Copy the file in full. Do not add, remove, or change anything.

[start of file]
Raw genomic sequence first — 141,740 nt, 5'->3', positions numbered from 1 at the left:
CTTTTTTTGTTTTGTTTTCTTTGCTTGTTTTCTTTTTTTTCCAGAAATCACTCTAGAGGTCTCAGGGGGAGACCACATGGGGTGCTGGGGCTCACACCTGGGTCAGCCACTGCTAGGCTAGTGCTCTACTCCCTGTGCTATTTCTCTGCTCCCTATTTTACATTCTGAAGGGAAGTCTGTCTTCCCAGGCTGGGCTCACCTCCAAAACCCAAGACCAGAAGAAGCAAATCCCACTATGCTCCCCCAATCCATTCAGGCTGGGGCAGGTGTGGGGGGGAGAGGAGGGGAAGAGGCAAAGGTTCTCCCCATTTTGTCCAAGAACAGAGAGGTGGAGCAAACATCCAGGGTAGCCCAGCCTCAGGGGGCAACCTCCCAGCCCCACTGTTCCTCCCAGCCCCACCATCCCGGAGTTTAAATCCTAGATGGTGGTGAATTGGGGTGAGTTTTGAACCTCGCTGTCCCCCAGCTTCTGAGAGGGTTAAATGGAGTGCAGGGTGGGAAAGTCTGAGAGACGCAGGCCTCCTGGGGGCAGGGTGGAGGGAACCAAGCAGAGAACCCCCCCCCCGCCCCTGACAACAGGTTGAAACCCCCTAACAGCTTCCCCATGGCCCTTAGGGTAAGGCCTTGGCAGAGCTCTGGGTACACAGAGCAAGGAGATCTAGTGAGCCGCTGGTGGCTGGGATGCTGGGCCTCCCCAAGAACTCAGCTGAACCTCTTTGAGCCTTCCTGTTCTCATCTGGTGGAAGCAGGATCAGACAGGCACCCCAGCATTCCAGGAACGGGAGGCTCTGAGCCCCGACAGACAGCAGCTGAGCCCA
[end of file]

Raw genomic sequence first — 141,740 nt, 5'->3', positions numbered from 1 at the left:
CTTTTTTTGTTTTGTTTTCTTTGCTTGTTTTCTTTTTTTTCCAGAAATCACTCTAGAGGTCTCAGGGGGAGACCACATGGGGTGCTGGGGCTCACACCTGGGTCAGCCACTGCTAGGCTAGTGCTCTACTCCCTGTGCTATTTCTCTGCTCCCTATTTTACATTCTGAAGGGAAGTCTGTCTTCCCAGGCTGGGCTCACCTCCAAAACCCAAGACCAGAAGAAGCAAATCCCACTATGCTCCCCCAATCCATTCAGGCTGGGGCAGGTGTGGGGGGGAGAGGAGGGGAAGAGGCAAAGGTTCTCCCCATTTTGTCCAAGAACAGAGAGGTGGAGCAAACATCCAGGGTAGCCCAGCCTCAGGGGGCAACCTCCCAGCCCCACTGTTCCTCCCAGCCCCACCATCCCGGAGTTTAAATCCTAGATGGTGGTGAATTGGGGTGAGTTTTGAACCTCGCTGTCCCCCAGCTTCTGAGAGGGTTAAATGGAGTGCAGGGTGGGAAAGTCTGAGAGACGCAGGCCTCCTGGGGGCAGGGTGGAGGGAACCAAGCAGAGAACCCCCCCCCCGCCCCTGACAACAGGTTGAAACCCCCTAACAGCTTCCCCATGGCCCTTAGGGTAAGGCCTTGGCAGAGCTCTGGGTACACAGAGCAAGGAGATCTAGTGAGCCGCTGGTGGCTGGGATGCTGGGCCTCCCCAAGAACTCAGCTGAACCTCTTTGAGCCTTCCTGTTCTCATCTGGTGGAAGCAGGATCAGACAGGCACCCCAGCATTCCAGGAACGGGAGGCTCTGAGCCCCGACAGACAGCAGCTGAGCCCA